Conversations in Art 2,TWO, II
[I went on a trip last week... here's part of the lowdown, from then and beyond]
Call it serendipity.
I'm driving to Washington D.C. There's popcorn on the floor of the rental van. Crumbs on my black pants. Cups with our names on them. And Chasing Vermeer playing through the back speakers; I can't hear it very well.
We pull in to a rest stop and the hum of traffic dissipates. Now I can hear Chasing Vermeer. The characters are having a philosophical discussion about Art. What makes some things worthy of being in a museum? What makes other things trash we'll throw away? I am reminded of Long Island Express Girl's challenging comments on the last post.
Anyway. One character says that art is a puzzle. It makes him think in new ways. Though I don't know it yet, I will agree with him over the next few days as I view many pieces at the National Gallery of Art, including The Way Things Go (an art-in-motion piece I'll write about in an upcoming talk) . I will also agree with the character when I get home and my eldest daughter secretly begins reading a book I used for last month's book club.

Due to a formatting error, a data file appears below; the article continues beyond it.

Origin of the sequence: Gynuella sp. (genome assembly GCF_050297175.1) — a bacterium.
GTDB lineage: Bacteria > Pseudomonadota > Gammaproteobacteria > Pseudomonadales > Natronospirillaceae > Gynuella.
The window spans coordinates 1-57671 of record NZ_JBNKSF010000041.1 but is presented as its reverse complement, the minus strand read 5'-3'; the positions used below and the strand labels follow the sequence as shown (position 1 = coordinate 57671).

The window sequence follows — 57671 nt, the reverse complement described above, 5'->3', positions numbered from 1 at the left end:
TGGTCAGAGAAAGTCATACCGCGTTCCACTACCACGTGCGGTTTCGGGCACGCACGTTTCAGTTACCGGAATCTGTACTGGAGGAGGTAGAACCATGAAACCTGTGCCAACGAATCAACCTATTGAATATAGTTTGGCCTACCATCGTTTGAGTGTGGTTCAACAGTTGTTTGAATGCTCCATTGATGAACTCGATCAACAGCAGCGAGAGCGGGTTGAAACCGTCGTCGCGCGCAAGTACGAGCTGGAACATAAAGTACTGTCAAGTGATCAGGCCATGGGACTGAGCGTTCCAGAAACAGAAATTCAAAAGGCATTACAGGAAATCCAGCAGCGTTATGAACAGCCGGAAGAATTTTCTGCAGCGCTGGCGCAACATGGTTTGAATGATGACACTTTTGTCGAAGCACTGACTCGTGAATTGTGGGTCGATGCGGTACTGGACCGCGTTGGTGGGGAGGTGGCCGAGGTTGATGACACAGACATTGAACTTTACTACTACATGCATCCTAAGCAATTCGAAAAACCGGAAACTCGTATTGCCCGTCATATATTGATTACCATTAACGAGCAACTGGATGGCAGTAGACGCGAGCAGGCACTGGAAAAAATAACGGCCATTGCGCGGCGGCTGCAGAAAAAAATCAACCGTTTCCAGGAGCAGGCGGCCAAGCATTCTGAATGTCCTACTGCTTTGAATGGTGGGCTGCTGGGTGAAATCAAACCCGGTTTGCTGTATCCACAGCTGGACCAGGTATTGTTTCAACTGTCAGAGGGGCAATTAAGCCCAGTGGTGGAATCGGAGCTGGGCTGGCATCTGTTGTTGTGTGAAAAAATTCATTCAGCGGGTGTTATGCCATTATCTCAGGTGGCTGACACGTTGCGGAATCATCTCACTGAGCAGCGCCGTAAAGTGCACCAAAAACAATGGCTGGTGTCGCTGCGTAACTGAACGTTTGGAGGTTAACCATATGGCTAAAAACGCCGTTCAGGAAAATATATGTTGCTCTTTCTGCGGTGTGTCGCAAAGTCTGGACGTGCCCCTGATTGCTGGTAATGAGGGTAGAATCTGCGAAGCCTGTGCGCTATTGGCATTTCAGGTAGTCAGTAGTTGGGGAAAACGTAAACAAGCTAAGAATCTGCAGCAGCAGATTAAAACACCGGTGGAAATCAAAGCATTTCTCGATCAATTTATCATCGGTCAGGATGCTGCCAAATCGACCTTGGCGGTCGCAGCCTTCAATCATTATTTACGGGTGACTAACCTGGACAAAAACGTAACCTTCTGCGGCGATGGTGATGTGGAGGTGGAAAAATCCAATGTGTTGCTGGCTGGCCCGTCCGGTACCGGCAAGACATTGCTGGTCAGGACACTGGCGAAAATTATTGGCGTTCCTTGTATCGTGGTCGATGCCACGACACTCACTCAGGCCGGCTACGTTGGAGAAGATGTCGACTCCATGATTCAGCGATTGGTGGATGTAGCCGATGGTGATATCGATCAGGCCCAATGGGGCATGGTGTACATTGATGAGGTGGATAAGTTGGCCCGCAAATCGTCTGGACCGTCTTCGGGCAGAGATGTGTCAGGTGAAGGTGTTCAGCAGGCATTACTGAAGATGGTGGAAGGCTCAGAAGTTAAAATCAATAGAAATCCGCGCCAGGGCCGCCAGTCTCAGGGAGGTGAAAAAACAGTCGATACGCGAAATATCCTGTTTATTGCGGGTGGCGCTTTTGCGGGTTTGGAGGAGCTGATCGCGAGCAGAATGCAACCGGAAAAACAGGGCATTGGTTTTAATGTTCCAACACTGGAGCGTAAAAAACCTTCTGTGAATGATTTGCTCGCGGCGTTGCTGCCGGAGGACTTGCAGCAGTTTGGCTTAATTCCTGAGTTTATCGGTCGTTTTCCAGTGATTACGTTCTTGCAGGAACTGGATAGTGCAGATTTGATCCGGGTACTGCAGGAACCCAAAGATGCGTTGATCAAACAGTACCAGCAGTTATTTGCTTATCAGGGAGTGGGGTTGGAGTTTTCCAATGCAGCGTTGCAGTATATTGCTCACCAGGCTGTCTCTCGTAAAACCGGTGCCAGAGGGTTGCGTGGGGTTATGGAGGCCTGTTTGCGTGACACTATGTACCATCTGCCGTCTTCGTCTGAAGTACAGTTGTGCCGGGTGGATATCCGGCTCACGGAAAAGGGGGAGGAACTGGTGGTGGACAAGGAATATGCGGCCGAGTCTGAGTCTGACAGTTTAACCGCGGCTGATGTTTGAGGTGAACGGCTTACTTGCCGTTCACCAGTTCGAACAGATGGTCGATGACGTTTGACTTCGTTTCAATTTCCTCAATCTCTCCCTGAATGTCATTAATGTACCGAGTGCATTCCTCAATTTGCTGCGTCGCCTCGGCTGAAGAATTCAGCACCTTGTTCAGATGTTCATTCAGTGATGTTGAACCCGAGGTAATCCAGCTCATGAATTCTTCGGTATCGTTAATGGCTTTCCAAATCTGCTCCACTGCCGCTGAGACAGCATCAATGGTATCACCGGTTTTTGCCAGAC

The book? Missing Mountains, about the issue of Mountain Top Removal. Eldest is moved by it. Essays, photos, poetry, short stories, songs. Art that makes her think in new ways. One thing leads to another, and I tell my girls about a beautiful woman who lives in Appalachia, who is using her musical art to try to help people think differently. Maybe even help them to have compassion. To love. To long for what they didn't know.
We sit for a long time. Littlest on my lap. Eldest leaning into my shoulder. We listen to this haunting music. I am overcome. Tears rise. I can feel my heart beating, swelling even. Littlest Child decides she loves Appalachian folk music. And the Appalachian dulcimer. She wants to find someone who can teach her to play. A twelve string one, she decides. Because she is convinced that the beauty she hears from Blue Mountain Mama is from a 12-string dulcimer.
What makes art Art? A little child shall tell me. Has told.
Water on Paper Sculpture, by Sara. Used with permission.
MORE ON ART:
Gabriel Scheller's Art and Inspiration at Christine Scheller's blog
Gabe Scheller's profound thoughts on the sacredness of art.
Ted's poetic discussion of Chapter 3: Tossed Treasure.